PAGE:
Postol, whose analytical work helped debunk Official Washington’s groupthink regarding the 2013 sarin attack outside Damascus, expressed new shock at the shoddiness of the latest White House report (or WHR). Postol produced “a quick turnaround assessment” of the April 11 report that night and went into greater detail in an addendum on April 13, writing:
“This addendum provides data that unambiguously shows that the assumption in the WHR that there was no tampering with the alleged site of the sarin release is not correct. This egregious error raises questions about every other claim in the WHR. … The implication of this observation is clear – the WHR was not reviewed and released by any competent intelligence expert unless they were motivated by factors other than concerns about the accuracy of the report.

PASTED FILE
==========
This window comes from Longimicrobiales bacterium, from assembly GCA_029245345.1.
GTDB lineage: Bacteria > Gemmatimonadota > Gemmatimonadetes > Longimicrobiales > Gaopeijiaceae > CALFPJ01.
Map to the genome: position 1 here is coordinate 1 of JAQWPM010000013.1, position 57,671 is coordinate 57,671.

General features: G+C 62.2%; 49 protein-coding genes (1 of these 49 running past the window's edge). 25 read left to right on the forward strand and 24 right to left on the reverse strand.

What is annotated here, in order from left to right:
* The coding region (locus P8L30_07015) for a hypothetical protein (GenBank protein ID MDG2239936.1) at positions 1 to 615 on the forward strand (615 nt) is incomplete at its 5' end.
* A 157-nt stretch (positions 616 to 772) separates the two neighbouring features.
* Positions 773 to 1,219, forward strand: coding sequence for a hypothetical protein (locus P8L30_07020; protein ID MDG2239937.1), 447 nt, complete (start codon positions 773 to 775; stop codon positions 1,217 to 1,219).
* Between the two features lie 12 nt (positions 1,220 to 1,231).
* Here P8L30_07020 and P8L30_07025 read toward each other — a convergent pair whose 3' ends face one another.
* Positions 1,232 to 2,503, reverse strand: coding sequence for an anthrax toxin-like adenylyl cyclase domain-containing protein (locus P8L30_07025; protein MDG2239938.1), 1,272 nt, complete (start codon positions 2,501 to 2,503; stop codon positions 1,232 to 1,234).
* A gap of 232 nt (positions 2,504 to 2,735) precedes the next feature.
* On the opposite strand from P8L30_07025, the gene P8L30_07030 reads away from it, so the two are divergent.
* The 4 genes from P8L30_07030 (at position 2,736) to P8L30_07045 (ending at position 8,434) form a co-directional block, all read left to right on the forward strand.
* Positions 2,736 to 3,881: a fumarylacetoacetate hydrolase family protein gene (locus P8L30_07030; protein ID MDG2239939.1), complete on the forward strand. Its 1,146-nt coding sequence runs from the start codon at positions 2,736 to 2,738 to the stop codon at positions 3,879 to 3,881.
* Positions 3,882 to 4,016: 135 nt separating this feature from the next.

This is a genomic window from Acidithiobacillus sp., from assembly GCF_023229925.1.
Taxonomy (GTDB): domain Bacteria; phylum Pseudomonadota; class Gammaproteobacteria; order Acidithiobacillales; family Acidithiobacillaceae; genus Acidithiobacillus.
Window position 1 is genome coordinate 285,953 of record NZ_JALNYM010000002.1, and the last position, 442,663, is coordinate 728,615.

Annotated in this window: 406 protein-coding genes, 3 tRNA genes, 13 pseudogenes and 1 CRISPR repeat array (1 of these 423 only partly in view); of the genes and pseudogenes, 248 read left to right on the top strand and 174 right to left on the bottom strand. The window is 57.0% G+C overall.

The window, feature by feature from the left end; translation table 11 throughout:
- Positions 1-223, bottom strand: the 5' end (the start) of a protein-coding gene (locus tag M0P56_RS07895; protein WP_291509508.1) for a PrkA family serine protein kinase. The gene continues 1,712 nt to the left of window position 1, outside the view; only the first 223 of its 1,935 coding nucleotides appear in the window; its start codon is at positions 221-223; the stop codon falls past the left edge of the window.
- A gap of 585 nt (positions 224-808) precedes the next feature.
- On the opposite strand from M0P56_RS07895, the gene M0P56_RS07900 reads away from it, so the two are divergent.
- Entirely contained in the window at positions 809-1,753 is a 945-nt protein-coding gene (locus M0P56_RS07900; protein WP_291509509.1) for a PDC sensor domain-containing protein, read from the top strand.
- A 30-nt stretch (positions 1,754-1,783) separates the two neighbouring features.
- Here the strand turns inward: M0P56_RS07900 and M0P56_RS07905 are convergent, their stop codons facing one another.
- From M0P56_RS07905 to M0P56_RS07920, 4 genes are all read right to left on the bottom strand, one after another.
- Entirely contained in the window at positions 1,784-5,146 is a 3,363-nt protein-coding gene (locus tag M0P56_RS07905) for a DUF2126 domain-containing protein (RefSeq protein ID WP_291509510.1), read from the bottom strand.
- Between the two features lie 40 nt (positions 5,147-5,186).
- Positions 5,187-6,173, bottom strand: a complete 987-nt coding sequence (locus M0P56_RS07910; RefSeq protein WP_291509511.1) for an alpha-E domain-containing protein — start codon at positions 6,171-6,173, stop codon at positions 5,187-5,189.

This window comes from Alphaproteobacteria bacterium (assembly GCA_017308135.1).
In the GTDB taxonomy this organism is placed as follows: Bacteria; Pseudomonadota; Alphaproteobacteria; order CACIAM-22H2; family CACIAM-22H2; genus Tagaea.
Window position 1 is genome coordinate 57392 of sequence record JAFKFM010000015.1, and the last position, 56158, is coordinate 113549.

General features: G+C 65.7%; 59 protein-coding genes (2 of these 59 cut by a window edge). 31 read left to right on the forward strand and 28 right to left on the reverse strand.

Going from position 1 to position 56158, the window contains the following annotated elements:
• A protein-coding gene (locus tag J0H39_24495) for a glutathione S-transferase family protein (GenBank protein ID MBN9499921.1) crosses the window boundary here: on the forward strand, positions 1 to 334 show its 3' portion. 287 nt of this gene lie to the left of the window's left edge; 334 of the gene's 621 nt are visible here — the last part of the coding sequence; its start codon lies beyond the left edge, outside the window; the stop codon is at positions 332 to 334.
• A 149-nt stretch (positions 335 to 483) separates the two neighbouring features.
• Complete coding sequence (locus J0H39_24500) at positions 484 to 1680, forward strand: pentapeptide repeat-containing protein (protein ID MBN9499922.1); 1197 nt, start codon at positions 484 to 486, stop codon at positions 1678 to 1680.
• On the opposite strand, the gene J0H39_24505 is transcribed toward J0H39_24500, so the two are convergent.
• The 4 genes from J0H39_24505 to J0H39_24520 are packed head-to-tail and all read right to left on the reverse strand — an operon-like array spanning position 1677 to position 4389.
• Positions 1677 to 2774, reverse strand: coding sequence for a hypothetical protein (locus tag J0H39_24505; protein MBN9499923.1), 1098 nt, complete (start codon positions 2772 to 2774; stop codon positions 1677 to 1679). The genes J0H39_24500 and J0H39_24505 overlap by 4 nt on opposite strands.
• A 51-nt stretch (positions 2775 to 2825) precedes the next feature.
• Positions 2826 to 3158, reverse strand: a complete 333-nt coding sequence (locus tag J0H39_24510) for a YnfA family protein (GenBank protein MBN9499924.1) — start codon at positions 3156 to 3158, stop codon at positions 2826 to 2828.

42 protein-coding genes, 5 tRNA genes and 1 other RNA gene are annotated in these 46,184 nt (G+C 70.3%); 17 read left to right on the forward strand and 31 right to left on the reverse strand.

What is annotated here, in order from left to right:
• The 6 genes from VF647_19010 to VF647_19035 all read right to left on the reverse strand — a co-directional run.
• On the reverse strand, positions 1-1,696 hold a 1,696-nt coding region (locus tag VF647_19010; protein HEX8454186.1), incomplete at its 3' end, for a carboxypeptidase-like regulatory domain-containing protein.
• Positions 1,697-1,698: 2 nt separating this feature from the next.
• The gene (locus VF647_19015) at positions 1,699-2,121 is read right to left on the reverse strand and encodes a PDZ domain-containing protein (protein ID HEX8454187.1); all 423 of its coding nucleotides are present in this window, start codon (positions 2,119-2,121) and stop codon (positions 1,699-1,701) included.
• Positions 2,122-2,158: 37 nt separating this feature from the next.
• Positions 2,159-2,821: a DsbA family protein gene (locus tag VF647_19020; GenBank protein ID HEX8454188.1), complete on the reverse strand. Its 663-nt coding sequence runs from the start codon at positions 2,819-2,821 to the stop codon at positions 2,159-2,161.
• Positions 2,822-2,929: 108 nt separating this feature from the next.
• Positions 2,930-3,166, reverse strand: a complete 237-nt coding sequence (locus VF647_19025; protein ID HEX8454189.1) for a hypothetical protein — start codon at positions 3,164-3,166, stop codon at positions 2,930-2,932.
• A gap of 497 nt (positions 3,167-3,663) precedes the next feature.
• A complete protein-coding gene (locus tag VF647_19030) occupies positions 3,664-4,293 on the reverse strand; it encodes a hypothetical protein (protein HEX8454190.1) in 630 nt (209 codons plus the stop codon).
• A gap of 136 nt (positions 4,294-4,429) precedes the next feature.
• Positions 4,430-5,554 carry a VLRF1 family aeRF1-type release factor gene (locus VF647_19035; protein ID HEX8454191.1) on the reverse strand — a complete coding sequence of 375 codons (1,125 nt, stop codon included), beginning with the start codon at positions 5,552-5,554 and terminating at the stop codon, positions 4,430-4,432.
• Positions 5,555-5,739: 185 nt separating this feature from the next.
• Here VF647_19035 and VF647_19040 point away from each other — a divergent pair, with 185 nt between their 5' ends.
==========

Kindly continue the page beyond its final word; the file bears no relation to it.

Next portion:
“The WHR also makes claims about ‘communications intercepts’ which supposedly provide high confidence that the Syrian government was the source of the attack. There is no reason to believe that the veracity of this claim is any different from the now verified false claim that there was unambiguous evidence of a sarin release at the cited crater. … The evidence that unambiguously shows that the assumption that the sarin release crater was tampered with is contained in six photographs at the end of this document.”
New York Times columnist Thomas L. Friedman.
Postol notes that one key photo “shows a man standing in the alleged sarin-release crater. He is wearing a honeycomb facemask that is designed to filter small particles from the air. Other apparel on him is an open necked cloth shirt and what appear to be medical exam gloves. Two other men are standing in front of him (on the left in the photograph) also wearing honeycomb facemask’s and medical exam gloves.